*χ*. We can explain Fig. 4 with more detail by noting that the slope of the soft edges decreases faster than exponentially with an increasing width Δ

*χ*. The upper panels show that the focusing point in the red region is visible after increasing Δ

*χ*from 1/100 (left panel) to 1/10 (right panel), while the intensity peak decreases its value from 1.8 to 1.7. On the other hand, the lower row of Fig. 4 shows that increasing Δ

*χ*from 1 (left panel) to 10 (right panel) destroys the focusing effect as the maximum intensity decreases from 1.4 to 1.

## 3. Conclusions and outlook

*a*

^{2}-dependence of the focusing effect. Unfortunately this method of focusing without a lens but by selecting takes a toll on the integrated intensity.

*λ*the distance

*z*from the slit to the main intensity peak is determined by the relation This condition, together with the one to observe diffraction

*a*/

*λ*≫ 1, leads us to the estimate for the location of the focus. For the G-line of a Mercury vapor lamp with 435.8nm, this estimate gives the condition

*a*> 138.7 nm. Preliminary results of an experiment along these lines have been obtained [33].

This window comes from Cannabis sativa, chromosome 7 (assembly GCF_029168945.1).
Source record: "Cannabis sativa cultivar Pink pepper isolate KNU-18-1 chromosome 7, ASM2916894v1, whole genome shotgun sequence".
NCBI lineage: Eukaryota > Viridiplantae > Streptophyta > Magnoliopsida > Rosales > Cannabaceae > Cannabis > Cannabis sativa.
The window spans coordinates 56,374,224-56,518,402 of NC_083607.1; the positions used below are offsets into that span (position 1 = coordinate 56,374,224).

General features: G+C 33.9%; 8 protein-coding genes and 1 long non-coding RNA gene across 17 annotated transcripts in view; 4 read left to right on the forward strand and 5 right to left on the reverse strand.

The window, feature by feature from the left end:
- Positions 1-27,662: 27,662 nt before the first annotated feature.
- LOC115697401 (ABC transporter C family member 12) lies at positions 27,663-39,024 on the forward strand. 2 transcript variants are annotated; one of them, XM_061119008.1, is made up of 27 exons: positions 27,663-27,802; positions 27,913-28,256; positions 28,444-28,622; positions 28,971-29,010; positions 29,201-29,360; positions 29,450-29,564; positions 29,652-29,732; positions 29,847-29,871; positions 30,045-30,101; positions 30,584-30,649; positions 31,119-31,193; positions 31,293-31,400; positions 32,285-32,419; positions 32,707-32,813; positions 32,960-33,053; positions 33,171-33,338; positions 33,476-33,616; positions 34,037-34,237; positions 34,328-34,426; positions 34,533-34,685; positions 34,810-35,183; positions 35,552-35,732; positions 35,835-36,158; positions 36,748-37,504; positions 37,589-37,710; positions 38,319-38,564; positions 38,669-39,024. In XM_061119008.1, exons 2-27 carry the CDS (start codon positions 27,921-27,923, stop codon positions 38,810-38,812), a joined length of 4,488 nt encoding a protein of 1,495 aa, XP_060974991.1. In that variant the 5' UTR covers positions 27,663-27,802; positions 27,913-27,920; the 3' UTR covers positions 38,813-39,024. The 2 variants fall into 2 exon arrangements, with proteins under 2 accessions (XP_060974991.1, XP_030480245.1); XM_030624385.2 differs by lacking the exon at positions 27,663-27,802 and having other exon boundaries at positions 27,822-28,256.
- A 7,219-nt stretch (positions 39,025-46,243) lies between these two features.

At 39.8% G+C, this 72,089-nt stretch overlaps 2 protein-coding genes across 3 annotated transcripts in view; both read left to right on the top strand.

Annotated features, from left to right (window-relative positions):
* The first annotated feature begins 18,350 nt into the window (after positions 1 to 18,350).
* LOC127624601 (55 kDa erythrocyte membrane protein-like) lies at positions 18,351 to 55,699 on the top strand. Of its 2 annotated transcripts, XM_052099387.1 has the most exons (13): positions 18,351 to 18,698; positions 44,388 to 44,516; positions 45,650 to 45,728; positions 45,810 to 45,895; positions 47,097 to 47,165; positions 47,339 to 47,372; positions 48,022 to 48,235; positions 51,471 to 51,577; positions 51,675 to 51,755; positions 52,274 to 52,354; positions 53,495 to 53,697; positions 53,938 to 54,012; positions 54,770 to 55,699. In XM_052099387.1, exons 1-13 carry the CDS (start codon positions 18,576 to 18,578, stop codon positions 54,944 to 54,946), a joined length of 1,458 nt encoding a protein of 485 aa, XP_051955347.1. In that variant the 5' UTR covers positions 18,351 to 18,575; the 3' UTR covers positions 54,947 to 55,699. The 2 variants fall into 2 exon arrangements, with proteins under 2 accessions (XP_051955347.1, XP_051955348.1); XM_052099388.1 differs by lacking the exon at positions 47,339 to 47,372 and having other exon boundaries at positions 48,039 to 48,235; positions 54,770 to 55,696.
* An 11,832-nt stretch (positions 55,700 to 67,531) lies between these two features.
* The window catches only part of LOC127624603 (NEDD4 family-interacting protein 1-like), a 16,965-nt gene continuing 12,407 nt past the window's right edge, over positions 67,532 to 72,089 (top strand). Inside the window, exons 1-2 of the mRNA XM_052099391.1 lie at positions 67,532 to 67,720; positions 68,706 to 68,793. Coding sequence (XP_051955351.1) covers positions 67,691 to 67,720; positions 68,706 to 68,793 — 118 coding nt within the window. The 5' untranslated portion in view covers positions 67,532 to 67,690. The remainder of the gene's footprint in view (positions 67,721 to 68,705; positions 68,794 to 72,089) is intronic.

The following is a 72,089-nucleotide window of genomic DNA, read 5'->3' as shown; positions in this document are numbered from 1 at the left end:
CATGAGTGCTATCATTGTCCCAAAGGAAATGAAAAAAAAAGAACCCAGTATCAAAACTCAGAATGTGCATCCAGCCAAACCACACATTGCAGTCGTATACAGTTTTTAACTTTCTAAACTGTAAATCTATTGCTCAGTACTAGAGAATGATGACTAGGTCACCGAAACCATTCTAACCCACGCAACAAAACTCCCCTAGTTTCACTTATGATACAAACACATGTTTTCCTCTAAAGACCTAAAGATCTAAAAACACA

34. A. Jaouadi, N. Gaaloul, B. Viaris de Lesegno, M. Telmini, L. Pruvost, and E. Charron, “Bose-Einstein condensation in dark power-law laser traps,” Phys. Rev. A **82**, 023613 (2010). [CrossRef]

35. T. Kraemer, J. Herbig, M. Mark, T. Weber, C. Chin, H. C. Nägerl, and R. Grimm, “Optimized production of a cesium Bose-Einstein condensate,” App. Phys. B **79**, 1013–1019 (2004). [CrossRef]

## Acknowledgments

## References and links

1. | M. Born and E. Wolf, |

2. | G. Möllenstedt and C. Jönsson, “Elektronenmehrfachinterferenz an regelmäßig hergestellen Feinspalten,” Z. f. Phys. |

3. | C. Jönsson, “Electron diffraction at multiple slits,” Am. J. Phys. |

4. | J. A. Leavitt and F. A. Bills, “Single-slit diffraction pattern of a thermal atomic potassium beam,” Am. J. Phys. |

5. | A. Zeilinger, R. Gähler, C. G. Shull, W. Treimer, and W. Mampe “Single- and double-slit diffraction of neutrons,” Rev. Mod. Phys. |

6. | O. Nairz, M. Arndt, and A. Zeilinger, “Quantum interference experiments with large molecules,” Am. J. Phys. |

7. | In a seminal paper, Marcos Moshinsky studied the propagation of a matter wave suddenly released from a shutter. For this reason these functions are sometimes called Moshinsky functions. See M. Moshinsky, “Diffraction in time,” Phys. Rev. |